We know Clement from the New Testament scripture, but Clement has not written anything about him being a Pope. I have never heard of any other early church fathers who says he was. How does the Catholic Church make this claim?
According to Our Sunday Visitor's Encyclopedia of Catholic History, He was either the successor of Cletus (aka St. Antecletus) or according to to St. Jerome and Tertullian was the immediate successor of St. Peter (and was consecrated by him).
... as also the church of Rome, which makes Clement to have been ordained in like manner by Peter
Clement, of whom the apostle Paul writing to the Philippians says "With Clement and others of my fellow-workers whose names are written in the book of life," the fourth bishop of Rome after Peter, if indeed the second was Linus and the third Anacletus, although most of the Latins think that Clement was second after the apostle.
So there was a discrepancy even back then - it could have seemed to Greeks that he was the Bishop of Rome, when there were actually two between.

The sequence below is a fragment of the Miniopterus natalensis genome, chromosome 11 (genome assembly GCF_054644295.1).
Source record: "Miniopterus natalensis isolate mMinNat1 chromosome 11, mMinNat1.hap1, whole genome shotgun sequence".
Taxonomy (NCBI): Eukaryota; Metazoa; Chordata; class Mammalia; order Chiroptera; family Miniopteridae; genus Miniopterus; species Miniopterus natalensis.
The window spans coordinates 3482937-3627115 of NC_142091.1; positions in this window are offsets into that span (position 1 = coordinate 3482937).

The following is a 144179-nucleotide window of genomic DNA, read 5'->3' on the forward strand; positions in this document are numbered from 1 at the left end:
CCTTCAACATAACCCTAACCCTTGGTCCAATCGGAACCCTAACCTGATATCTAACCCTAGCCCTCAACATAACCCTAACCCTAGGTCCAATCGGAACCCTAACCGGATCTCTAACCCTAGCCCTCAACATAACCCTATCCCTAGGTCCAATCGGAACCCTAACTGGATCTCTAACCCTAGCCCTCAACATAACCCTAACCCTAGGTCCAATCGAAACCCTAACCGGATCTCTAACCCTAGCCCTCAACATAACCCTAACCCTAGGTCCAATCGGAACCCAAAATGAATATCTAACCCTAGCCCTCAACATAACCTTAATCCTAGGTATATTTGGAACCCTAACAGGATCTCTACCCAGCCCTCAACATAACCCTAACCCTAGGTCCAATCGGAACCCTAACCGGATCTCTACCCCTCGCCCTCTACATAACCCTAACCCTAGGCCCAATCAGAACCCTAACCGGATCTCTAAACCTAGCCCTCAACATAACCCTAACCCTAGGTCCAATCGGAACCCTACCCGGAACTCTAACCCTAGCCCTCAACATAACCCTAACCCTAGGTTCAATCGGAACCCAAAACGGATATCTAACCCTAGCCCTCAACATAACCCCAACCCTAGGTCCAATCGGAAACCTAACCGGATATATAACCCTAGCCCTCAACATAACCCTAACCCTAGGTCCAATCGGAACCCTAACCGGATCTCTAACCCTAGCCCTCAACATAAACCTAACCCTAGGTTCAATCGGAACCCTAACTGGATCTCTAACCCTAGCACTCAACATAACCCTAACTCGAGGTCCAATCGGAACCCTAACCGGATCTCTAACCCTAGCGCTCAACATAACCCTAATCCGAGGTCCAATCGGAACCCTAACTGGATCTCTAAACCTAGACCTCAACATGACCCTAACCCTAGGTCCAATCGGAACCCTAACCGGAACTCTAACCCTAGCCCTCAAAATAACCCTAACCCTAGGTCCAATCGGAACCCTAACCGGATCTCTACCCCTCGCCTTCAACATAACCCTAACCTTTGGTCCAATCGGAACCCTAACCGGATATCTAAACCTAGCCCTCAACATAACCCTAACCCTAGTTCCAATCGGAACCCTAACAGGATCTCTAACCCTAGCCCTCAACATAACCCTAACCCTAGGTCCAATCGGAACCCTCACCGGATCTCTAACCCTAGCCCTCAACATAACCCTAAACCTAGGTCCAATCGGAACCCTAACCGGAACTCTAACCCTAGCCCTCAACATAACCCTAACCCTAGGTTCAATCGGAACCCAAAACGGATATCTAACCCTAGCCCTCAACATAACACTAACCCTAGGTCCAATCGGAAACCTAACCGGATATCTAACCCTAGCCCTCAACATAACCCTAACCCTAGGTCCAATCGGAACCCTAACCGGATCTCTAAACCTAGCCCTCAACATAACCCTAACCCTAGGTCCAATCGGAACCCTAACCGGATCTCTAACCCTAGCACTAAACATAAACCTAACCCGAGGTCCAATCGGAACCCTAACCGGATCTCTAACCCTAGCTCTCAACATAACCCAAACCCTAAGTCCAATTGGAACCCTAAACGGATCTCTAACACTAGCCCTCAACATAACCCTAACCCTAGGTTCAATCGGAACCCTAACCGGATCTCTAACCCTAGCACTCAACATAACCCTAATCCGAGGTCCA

Origen thought he was the Clement mentioned by Paul in Philemon 4:3.
His most famous epistle, the letter to Corinth is from the Church at Rome to the Church at Corinth. Might make sense for the Bishop of Rome to write a letter like that. St. Paul didn't write letters from "The Church at X" to "The Church at Y".
Allow me to answer your question with a question!
Answer: Historians are generally in agreement that Saint Peter named his own successor, a practice not generally followed by future Popes, although one or two did try, most lists of papal succession give Saint Linus as Peter's immediate replacement, although the Liber Pontificalis (LP), has Peter consecrating Saints Linus, Cletus, and Clement as what we would today call "auxiliary" bishops, and naming Clement to replace him at his death. The same list has Saint Anacletus following Clement, but most modern historians feel that he was the same person as Saint Cletus (in spite of being born in a different city according to LP, and in spite of having a separate feast day in the Roman Missal until well into the twentieth century). The important thing, of course, was that the papal power was passed down in an orderly manner. -